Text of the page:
Special education was the focus of considerable attention while Jerry Brown was governor. A Statewide Special Education Task Force created by the State Board of Education and the California Commission on Teacher Credentialing issued a 220-page report in 2015 with multiple recommendations, including creating a “culture of collaboration and coordination” across numerous state agencies and giving school districts more control over special education funds.

But few of its reforms were implemented.

Michael Kirst, the president of the State Board of Education during Brown’s tenure between 2011 and 2018, lamented that the failure to reform the special education system represented a major piece of unfinished business in the state.

Reform is now a high priority for Linda Darling-Hammond, the current president of the state board, and she and Gov. Gavin Newsom are exploring a range of options.

Correction: Based on corrected figures from the Legislative Analyst's Office, the amount spent on special education has increased 20.4 percent over the past decade, not by nearly 30 percent, as stated in our original article.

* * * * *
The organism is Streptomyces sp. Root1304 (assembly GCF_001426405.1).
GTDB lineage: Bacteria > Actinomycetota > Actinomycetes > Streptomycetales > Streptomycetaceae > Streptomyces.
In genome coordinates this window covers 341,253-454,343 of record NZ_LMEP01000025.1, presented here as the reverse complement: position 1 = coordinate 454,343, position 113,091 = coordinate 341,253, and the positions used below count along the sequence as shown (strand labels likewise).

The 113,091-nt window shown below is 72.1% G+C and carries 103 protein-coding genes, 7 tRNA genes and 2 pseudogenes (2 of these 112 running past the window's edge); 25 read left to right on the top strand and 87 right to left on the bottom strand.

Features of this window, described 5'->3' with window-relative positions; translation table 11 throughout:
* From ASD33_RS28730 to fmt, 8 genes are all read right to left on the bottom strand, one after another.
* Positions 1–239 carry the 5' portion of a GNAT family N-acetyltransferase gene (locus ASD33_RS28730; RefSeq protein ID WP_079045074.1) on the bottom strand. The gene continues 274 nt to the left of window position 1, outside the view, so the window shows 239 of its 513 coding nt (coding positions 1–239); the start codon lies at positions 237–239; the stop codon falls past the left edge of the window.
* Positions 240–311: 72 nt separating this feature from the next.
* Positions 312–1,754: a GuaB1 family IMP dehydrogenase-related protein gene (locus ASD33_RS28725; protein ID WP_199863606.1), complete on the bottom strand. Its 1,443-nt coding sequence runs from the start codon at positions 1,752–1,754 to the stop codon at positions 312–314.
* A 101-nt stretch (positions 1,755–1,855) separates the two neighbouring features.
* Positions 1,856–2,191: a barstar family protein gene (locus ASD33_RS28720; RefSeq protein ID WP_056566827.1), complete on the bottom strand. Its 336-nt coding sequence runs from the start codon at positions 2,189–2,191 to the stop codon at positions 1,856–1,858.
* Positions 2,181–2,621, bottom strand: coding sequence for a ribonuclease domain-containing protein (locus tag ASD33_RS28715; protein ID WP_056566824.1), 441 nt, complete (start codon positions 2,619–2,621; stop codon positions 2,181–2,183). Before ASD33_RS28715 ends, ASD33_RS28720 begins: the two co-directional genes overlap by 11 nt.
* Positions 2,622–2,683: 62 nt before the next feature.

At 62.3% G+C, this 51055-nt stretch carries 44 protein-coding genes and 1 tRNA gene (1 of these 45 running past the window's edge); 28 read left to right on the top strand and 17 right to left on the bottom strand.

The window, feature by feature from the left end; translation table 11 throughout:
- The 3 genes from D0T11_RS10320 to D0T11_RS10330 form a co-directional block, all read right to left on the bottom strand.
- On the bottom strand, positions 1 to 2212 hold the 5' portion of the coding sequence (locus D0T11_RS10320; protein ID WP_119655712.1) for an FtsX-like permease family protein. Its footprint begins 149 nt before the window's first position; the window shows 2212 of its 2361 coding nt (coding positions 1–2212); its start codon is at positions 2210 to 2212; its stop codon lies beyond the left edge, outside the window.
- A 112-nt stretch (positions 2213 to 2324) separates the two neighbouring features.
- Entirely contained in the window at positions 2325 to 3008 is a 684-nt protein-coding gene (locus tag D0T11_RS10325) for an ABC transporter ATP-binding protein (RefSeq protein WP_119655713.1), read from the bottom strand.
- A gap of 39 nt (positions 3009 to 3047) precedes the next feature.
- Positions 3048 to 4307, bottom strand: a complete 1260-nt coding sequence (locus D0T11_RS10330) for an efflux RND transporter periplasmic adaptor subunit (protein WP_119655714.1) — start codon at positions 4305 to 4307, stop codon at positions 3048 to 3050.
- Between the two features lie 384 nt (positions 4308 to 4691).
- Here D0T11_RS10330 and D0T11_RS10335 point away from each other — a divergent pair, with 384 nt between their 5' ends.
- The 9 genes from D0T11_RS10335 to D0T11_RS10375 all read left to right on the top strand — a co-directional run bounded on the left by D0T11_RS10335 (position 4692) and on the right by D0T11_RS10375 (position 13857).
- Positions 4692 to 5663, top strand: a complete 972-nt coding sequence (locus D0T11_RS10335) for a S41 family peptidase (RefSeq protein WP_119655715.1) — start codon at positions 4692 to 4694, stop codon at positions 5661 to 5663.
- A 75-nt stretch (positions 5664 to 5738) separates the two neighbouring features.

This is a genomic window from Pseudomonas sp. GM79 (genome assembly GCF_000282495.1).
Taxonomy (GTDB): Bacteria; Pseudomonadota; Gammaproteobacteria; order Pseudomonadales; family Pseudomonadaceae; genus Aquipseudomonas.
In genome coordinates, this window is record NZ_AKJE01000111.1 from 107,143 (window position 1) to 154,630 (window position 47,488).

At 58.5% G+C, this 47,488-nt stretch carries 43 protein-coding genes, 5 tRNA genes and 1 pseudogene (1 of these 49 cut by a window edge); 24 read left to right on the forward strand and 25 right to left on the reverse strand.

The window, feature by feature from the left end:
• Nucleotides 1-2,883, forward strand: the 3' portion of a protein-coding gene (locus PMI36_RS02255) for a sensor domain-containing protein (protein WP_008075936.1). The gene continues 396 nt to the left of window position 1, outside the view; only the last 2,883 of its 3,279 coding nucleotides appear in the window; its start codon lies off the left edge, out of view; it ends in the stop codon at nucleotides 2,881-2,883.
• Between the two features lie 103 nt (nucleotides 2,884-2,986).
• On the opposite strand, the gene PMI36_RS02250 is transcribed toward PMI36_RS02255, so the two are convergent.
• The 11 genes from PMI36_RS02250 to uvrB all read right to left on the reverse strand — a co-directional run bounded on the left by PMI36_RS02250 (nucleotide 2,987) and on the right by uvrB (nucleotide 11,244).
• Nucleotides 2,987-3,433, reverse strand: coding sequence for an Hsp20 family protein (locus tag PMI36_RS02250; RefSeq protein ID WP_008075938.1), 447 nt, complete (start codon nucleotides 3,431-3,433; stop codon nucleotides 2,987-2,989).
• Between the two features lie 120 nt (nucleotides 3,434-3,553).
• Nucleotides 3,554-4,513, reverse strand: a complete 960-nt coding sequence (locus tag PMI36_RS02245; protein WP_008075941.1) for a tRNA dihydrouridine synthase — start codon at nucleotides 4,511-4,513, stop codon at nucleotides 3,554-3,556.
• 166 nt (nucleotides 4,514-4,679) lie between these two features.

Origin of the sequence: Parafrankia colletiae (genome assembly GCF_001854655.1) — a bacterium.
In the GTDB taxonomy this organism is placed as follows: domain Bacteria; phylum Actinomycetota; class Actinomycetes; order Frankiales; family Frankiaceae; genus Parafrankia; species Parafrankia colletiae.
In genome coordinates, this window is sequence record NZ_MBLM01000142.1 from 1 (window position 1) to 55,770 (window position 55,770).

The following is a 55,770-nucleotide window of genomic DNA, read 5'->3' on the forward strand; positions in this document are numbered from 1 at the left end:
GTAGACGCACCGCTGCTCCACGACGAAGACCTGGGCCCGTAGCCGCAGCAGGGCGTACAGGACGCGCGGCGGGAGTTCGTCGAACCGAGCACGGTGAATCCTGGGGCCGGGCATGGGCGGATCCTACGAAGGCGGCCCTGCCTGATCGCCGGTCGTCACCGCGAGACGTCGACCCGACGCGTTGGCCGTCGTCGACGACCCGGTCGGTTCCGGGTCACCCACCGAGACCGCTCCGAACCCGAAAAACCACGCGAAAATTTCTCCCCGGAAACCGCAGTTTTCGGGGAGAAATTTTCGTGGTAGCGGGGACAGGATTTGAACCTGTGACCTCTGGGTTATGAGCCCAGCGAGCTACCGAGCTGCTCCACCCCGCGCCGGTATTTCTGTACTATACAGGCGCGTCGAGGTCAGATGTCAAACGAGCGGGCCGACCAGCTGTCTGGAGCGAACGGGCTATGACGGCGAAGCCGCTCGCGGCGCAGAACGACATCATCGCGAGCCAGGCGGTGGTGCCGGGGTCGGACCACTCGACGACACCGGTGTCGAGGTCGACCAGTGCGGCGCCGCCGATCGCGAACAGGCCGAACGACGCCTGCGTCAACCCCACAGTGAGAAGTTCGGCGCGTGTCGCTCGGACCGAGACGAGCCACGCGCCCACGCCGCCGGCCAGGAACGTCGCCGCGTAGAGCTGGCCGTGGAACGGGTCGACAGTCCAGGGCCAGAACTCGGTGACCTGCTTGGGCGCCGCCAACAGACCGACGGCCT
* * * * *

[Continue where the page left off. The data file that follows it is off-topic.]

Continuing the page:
We need your help ...

Unlike many news outlets, EdSource does not secure its content behind a paywall. We believe that informing the largest possible audience about what is working in education — and what isn't — is far more important.

Once a year, however, we ask our readers to contribute as generously as they can so that we can do justice to reporting on a topic as vast and complex as California's education system — from early education to postsecondary success.

Thanks to support from several philanthropic foundations, EdSource is participating in NewsMatch. As a result, your tax-deductible gift to EdSource will be worth three times as much to us — and allow us to do more hard hitting, high-impact reporting that makes a difference. Don’t wait. Please make a contribution now.